LAND O'LAKES — For the second time in a week, Pasco school officials halted plans to buy textbooks over concerns about how the materials were selected.
This time, the questions focused on social studies materials for middle and high schools.
School Board members on Tuesday said they had received several calls from teachers on the committees asked to review the secondary-level books, suggesting the district administration had changed some of the titles up for consideration midway through the effort.
District officials offered few insights into what might have happened.
"The concerns that you are raising are new to me," said Ruth Reilly, assistant superintendent for instruction and curriculum. "They are things I would like to investigate."
The School Board refused to act on secondary books.
"I still would like some more information," chairwoman Joanne Hurley said, with others on the board voicing agreement.
Their questions come on the heels of complaints late last week that superintendent Heather Fiorentino unilaterally overrode a committee's choice for elementary school social studies textbooks. She planned to recommend the text by publisher McGraw-Hill, which was represented by a former district employee now dating the assistant superintendent for elementary schools. A panel that included dozens of Pasco teachers favored a book by a group called TCI.
Fiorentino did not present her recommendation for elementary materials to the School Board on Tuesday. She said she wanted to further review her thoughts with the committee.
She had scheduled a meeting with the elementary selection committee for next Tuesday. At that session, the administrative staff intends to explain why it went with McGraw-Hill books over TCI.
Board members have criticized that move, saying the administration should respect the time and expertise of its committee.
Fiorentino did not disagree.
She said she wanted all committee members to be aware of her staff's views on the materials. Specifically, they found that not all schools can handle the technology required by the TCI book and that the book did not clearly spell out the federal Common Core standards attached to each lesson.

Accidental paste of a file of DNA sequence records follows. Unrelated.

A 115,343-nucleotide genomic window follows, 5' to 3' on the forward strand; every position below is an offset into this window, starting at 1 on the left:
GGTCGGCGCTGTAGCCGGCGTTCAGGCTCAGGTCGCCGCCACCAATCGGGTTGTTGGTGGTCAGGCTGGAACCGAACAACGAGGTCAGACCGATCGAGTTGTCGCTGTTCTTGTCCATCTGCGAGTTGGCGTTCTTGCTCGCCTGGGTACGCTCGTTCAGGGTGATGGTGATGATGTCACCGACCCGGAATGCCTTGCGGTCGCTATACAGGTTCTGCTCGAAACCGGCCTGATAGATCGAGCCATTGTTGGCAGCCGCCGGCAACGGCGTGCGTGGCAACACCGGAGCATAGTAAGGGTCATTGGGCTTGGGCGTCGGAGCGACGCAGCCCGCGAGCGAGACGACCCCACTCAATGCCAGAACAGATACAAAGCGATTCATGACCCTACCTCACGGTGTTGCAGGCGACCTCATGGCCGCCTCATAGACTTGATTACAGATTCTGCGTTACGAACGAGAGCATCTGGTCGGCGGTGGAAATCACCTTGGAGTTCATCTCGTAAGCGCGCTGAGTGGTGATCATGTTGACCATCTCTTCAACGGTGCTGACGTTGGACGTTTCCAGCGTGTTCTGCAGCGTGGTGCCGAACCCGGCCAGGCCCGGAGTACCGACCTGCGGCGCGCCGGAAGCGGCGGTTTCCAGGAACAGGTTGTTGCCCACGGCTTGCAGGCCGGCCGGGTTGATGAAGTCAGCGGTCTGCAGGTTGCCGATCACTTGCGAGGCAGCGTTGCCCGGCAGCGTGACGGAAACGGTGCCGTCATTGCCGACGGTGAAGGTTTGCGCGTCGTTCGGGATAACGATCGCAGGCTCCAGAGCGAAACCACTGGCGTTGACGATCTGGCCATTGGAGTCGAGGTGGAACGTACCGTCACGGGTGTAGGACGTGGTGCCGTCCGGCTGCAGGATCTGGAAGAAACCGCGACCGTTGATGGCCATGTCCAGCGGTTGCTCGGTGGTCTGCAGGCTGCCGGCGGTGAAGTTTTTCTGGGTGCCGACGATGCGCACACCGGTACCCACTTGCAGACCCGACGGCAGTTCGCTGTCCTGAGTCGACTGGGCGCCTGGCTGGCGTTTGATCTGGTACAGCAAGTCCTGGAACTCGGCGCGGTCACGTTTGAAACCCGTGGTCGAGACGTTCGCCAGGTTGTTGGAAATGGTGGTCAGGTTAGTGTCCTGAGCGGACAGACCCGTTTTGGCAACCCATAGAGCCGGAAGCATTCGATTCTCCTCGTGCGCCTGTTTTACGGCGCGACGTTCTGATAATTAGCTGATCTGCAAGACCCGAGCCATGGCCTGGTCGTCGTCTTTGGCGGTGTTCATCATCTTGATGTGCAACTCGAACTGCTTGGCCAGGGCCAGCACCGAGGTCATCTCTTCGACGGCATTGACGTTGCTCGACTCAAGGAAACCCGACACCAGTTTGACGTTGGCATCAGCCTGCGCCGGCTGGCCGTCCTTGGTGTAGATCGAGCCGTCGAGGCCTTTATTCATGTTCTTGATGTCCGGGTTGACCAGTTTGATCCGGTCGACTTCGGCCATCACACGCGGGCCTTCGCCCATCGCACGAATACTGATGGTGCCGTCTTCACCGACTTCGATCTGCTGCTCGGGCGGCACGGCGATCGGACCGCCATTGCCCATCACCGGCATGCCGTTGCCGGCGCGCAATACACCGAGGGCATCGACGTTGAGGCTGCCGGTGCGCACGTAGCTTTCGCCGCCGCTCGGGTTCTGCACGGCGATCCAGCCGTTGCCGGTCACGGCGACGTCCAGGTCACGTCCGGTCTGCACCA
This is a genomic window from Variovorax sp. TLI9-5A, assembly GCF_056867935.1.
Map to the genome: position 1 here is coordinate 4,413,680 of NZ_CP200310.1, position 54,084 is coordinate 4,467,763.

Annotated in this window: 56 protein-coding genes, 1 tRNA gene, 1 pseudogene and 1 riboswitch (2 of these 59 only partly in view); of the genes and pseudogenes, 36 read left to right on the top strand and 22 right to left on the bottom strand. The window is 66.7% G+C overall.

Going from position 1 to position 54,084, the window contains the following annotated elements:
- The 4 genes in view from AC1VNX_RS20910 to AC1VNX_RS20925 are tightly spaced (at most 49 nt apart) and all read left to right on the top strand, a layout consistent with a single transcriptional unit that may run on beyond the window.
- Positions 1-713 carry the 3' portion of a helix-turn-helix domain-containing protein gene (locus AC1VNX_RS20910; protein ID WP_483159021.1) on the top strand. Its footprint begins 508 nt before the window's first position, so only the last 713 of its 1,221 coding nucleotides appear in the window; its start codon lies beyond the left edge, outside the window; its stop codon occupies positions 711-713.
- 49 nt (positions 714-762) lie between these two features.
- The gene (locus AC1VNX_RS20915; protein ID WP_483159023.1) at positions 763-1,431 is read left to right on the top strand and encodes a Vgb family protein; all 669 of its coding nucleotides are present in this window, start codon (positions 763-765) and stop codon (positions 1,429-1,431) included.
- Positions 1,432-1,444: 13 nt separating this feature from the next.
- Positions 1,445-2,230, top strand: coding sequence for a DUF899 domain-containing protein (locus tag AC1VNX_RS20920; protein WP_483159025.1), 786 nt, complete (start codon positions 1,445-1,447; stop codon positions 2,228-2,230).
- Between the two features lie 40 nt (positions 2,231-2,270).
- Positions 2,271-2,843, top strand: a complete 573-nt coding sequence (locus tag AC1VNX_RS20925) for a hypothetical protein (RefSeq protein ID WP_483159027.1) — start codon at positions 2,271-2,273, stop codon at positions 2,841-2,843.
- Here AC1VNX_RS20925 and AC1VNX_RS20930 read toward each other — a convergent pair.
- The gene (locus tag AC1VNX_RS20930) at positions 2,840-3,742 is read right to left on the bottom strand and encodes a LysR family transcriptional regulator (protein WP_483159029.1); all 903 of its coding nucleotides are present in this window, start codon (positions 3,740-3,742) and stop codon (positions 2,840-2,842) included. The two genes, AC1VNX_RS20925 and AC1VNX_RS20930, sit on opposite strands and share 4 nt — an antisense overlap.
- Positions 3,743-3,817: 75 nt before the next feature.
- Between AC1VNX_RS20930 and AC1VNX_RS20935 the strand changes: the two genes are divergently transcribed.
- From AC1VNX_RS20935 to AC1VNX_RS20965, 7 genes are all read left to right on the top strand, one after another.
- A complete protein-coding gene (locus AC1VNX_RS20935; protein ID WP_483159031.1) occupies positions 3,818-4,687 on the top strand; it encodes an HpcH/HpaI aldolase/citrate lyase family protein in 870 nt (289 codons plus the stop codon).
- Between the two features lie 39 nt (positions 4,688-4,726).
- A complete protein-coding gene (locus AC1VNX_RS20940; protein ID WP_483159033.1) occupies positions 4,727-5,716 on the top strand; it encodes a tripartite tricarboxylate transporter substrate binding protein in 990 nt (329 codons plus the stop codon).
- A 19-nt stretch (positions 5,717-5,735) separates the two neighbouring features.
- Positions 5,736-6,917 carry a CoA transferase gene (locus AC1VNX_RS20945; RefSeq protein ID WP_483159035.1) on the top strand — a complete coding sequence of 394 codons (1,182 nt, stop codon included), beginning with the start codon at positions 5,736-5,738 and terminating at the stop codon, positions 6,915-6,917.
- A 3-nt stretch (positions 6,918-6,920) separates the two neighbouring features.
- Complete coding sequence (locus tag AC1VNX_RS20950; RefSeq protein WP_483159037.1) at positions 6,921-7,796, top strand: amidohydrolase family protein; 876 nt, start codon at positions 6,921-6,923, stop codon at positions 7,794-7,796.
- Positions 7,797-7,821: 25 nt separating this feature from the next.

After that, though, the teachers will get to vote anonymously on which book to pick. Fiorentino said she would respect that choice.
"They're the ones that are going to have to use it," she said. "We want to make sure that we purchase what is best for the students and for the teachers."
Board vice chairwoman Cynthia Armstrong asked whether a delay in approving the titles would create problems for the district.
Instructional materials director Wendy Spriggs said the biggest potential hurdle would be if the books are heavily ordered and not enough are available.
"The further behind we get in the ordering process, we do run the risk of having back orders," she said.
Board member Allen Altman dismissed such concerns, though.
"Other districts got the information at the same time as us," he said. "They should be on the same timeline."
The critical issue, he and others said, was getting to the bottom of the process and making sure it runs properly.
"I am still a little unclear," board member Alison Crumbley said. "There are a lot of layers here."
Jeffrey S. Solochek can be reached at email@example.com or (813) 909-4614.